As a consultant I have only a limited amount of time to work on any given project, which means I need to be as efficient as possible and I am constantly on the lookout for the best time saving tips, tricks and techniques to increase productivity. Enter: Redgate SQL Prompt. Without question, SQL Prompt has been the number one tool in my toolbelt for increasing productivity when working in SQL Server Management Studio and it has allowed me to save precious resource hours developing that I’ve been able to then devote elsewhere.
This blog will cover some of my favorite features of SQL Prompt, along with examples from the AdventureWorks2014 database.
Note: All screenshots and examples use SSMS v 17.8.1 and SQL Prompt v 9.4
Formatting and Re-Factoring through the Action List
Formatting and re-factoring code can be tedious and time-consuming, but SQL Prompt makes the job much easier with a menu of options to automate the process. To view the options available for re-formatting, highlight the section of code you would like to re-format then click on the icon that appears to left of the code to open the Action List. Once selected, the menu will pop up with a list of options that can be selected and applied. Although there are 20+ options in the menu, I will highlight just a few of my favorites below, along with their keyboard shortcuts.
Figure 1 Formatting and Re-Factoring Menu
Expand Wildcards (CTRL+B, CTRL+W)
This option will expand any asterisks(*) in your code into a list of the columns they represent. Additionally, if you have assigned an alias to a table, any columns from that table that are expanded as a part of the ‘Expand Wildcards’ features will include the alias qualification. Below is an example of this feature being applied. The code on the left represents the original SQL statement, and the code on the right is the statement after the feature has been applied (Note: if you would like to qualify the columns regardless of whether or not the table has been aliased, that setting can be adjusted in the Options menu). Notice the table aliases have been used to qualify each column name.
Figure 2 Before and After ‘Expand Wildcards’
Format SQL (CTRL+K, CTRL+Y)
This option will re-format your SQL code to whatever style is selected in the formatting style section of the SQL Prompt Options menu. You can select from one of the default options provided or create your own formatting preference. By re-formatting code it becomes much easier to read and allows for consistency between all code that is written. Below is an example of a code snippet before and after having formatting applied. In the ‘After’ example, notice the table ‘AddressType’ is now qualified with the schema name, the columns coming from that table are qualified with the table alias, and lines have been separated and indented for readability.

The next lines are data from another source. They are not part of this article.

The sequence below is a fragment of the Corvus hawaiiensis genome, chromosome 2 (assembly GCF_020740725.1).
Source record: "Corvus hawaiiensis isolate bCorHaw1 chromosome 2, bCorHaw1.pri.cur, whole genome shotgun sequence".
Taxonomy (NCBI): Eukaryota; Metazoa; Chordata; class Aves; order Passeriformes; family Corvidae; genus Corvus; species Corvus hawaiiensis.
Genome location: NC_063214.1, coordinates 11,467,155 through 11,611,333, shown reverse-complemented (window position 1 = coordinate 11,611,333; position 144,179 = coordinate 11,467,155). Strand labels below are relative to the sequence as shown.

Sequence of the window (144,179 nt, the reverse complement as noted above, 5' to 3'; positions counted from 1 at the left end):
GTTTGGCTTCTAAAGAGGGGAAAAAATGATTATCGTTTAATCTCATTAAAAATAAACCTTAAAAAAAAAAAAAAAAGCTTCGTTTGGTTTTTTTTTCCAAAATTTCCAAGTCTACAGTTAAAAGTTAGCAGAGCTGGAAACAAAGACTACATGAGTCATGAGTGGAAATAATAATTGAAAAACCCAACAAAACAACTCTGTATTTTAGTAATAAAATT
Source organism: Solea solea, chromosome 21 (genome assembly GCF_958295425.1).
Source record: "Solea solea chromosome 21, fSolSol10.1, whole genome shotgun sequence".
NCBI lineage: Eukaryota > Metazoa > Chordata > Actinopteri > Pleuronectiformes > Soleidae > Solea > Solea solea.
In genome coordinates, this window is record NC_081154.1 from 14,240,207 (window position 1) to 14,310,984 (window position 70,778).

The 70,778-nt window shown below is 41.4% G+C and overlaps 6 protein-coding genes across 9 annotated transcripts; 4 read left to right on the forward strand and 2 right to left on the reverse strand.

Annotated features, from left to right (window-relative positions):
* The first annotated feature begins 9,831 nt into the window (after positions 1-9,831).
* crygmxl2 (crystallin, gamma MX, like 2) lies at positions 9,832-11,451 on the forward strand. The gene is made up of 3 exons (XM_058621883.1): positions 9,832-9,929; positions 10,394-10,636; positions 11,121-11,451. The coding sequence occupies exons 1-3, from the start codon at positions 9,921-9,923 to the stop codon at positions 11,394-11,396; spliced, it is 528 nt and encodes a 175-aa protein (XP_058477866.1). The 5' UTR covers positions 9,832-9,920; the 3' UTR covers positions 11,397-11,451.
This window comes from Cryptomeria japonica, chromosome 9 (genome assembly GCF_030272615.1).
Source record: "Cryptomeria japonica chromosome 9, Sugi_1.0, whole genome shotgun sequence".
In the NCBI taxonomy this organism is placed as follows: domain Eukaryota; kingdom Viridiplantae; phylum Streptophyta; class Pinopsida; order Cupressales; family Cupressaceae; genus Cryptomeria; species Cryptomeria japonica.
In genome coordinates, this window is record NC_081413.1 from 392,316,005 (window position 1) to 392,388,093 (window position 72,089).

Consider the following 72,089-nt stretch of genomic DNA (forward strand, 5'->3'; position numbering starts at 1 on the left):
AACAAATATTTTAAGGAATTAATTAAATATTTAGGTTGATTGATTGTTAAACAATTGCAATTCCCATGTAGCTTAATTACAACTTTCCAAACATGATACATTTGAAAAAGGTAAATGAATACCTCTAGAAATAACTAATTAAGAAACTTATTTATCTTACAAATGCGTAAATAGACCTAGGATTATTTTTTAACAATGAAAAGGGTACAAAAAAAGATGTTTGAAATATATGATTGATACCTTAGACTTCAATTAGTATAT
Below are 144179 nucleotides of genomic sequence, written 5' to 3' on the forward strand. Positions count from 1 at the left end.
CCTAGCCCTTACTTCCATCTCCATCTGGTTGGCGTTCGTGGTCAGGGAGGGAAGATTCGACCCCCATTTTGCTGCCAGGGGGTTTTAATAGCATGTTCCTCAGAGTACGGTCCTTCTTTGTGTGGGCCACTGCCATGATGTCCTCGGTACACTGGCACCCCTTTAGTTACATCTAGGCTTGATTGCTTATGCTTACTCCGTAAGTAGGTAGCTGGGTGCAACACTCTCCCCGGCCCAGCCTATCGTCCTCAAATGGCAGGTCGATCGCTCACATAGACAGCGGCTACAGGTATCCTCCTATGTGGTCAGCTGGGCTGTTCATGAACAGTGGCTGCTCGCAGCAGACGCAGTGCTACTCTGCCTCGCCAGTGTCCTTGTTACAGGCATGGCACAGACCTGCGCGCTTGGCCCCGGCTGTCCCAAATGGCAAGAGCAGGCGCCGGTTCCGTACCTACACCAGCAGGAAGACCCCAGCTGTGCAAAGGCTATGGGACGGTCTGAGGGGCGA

Figure 3 Before and After ‘Format SQL’
Add Quotes & Commas
This option will add single quotation marks and commas around each item in a highlighted list. The benefit of this feature is clear when working with datasets from an outside source such as Excel, where you may be copying and pasting a list of values to an IN clause. The following is an example of before and after this functionality has been applied.
Figure 4 Before and After ‘Add Quotes and Commas’
Keyboard Shortcuts for Quick Updates
In addition to the options available in the Action List, SQL Prompt offers other shortcuts to help increase efficiency during development. Below are a few of the shortcuts that I find to be quite helpful.
Script Object as ALTER (F12)
When the cursor is over an object, such as a table, view or stored procedure, hitting the F12 key will script the object into an ALTER statement. This allows you to look at the underlying code and make adjustments as necessary.
Select in Object Explorer (Shift+F12)
From time to time it is helpful to look at an object in Object Explorer, and the shortcut of Shift+F12 allows you to do that quickly. Similar to the previous shortcut, this will be applied to the object that is actively selected by the cursor.
Execute Current Statement (Shift+F5)
When you hit the F5 key in SSMS it will either execute all SQL statements in the query window, or only those which have been fully highlighted. SQL Prompt offers an alternative to this through the shortcut of Shift+F5, which will execute only the statement where the cursor is placed, and it does not require the entire statement be highlighted.
Rename Variables and Aliases (F2)
Sometimes it may be necessary to rename existing variables and aliases, and a shortcut exists to help with this rename within a segment of code. To utilize this function, select an instance of the alias or variable in your code and hit the F2 key. This will highlight the alias and any changes made to the highlighted instance will be applied to all others in the code.
Result Grid Actions
Beyond working in the query window, SQL Prompt also offers a set of features for working with the result grid. To access these features, highlight the section of the result grid you would like to work with, right click, and select the option you would like to apply. An example of the options available are circled in red in the image below.
Figure 5 Result Grid Options Menu
Script as INSERT
Selecting this option will generate a script that creates a temporary table, inserts the selected records into it, and drops the temporary table. Once the script has been generated you can modify and update it as necessary for your needs. An example of this feature, utilizing the first five rows of the result set shown in Figure 5, can be seen below.
Figure 6 ‘Script As Insert’ applied to results in Figure 5
Copy as IN clause
This option will copy the results you have selected into the format of an IN clause and save to your clipboard so you can paste it into a query. This function will also eliminate any duplicates, so your IN clause will have only one instance of each attribute selected. For example, if this option was applied to the highlighted section of the result set shown in Figure 5, it would return the results you see below.
Figure 7 ‘Copy as IN Clause’ applied to results in Figure 5
Open in Excel